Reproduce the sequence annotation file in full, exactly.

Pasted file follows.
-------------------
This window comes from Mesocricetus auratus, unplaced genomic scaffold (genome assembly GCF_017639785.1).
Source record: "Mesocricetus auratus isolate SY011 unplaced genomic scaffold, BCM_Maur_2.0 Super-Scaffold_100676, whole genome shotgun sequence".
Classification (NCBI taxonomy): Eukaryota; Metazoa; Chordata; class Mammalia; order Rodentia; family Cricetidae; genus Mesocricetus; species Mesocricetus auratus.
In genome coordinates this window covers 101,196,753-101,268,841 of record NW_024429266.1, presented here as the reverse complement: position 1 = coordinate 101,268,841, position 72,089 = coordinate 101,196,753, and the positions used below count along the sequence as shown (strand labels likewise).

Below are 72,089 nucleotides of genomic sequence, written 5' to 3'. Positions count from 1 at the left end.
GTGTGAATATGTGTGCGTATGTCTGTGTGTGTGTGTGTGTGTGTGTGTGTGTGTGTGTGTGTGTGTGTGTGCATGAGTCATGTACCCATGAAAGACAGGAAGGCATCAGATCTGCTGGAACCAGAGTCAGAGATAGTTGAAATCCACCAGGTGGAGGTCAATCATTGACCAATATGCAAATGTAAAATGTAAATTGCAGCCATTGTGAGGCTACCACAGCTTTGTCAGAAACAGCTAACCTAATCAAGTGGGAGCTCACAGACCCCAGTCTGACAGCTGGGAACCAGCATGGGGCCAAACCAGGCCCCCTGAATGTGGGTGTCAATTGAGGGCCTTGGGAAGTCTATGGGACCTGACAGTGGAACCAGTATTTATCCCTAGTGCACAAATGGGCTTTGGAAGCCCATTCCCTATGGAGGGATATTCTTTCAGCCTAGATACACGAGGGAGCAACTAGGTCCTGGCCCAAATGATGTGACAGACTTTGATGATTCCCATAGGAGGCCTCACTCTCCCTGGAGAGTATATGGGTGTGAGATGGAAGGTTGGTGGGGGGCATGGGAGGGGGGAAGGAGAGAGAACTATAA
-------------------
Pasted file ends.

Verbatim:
This window comes from Mesocricetus auratus, unplaced genomic scaffold (genome assembly GCF_017639785.1).
Source record: "Mesocricetus auratus isolate SY011 unplaced genomic scaffold, BCM_Maur_2.0 Super-Scaffold_100676, whole genome shotgun sequence".
Classification (NCBI taxonomy): Eukaryota; Metazoa; Chordata; class Mammalia; order Rodentia; family Cricetidae; genus Mesocricetus; species Mesocricetus auratus.
In genome coordinates this window covers 101,196,753-101,268,841 of record NW_024429266.1, presented here as the reverse complement: position 1 = coordinate 101,268,841, position 72,089 = coordinate 101,196,753, and the positions used below count along the sequence as shown (strand labels likewise).

Below are 72,089 nucleotides of genomic sequence, written 5' to 3'. Positions count from 1 at the left end.
GTGTGAATATGTGTGCGTATGTCTGTGTGTGTGTGTGTGTGTGTGTGTGTGTGTGTGTGTGTGTGTGTGTGCATGAGTCATGTACCCATGAAAGACAGGAAGGCATCAGATCTGCTGGAACCAGAGTCAGAGATAGTTGAAATCCACCAGGTGGAGGTCAATCATTGACCAATATGCAAATGTAAAATGTAAATTGCAGCCATTGTGAGGCTACCACAGCTTTGTCAGAAACAGCTAACCTAATCAAGTGGGAGCTCACAGACCCCAGTCTGACAGCTGGGAACCAGCATGGGGCCAAACCAGGCCCCCTGAATGTGGGTGTCAATTGAGGGCCTTGGGAAGTCTATGGGACCTGACAGTGGAACCAGTATTTATCCCTAGTGCACAAATGGGCTTTGGAAGCCCATTCCCTATGGAGGGATATTCTTTCAGCCTAGATACACGAGGGAGCAACTAGGTCCTGGCCCAAATGATGTGACAGACTTTGATGATTCCCATAGGAGGCCTCACTCTCCCTGGAGAGTATATGGGTGTGAGATGGAAGGTTGGTGGGGGGCATGGGAGGGGGGAAGGAGAGAGAACTATAA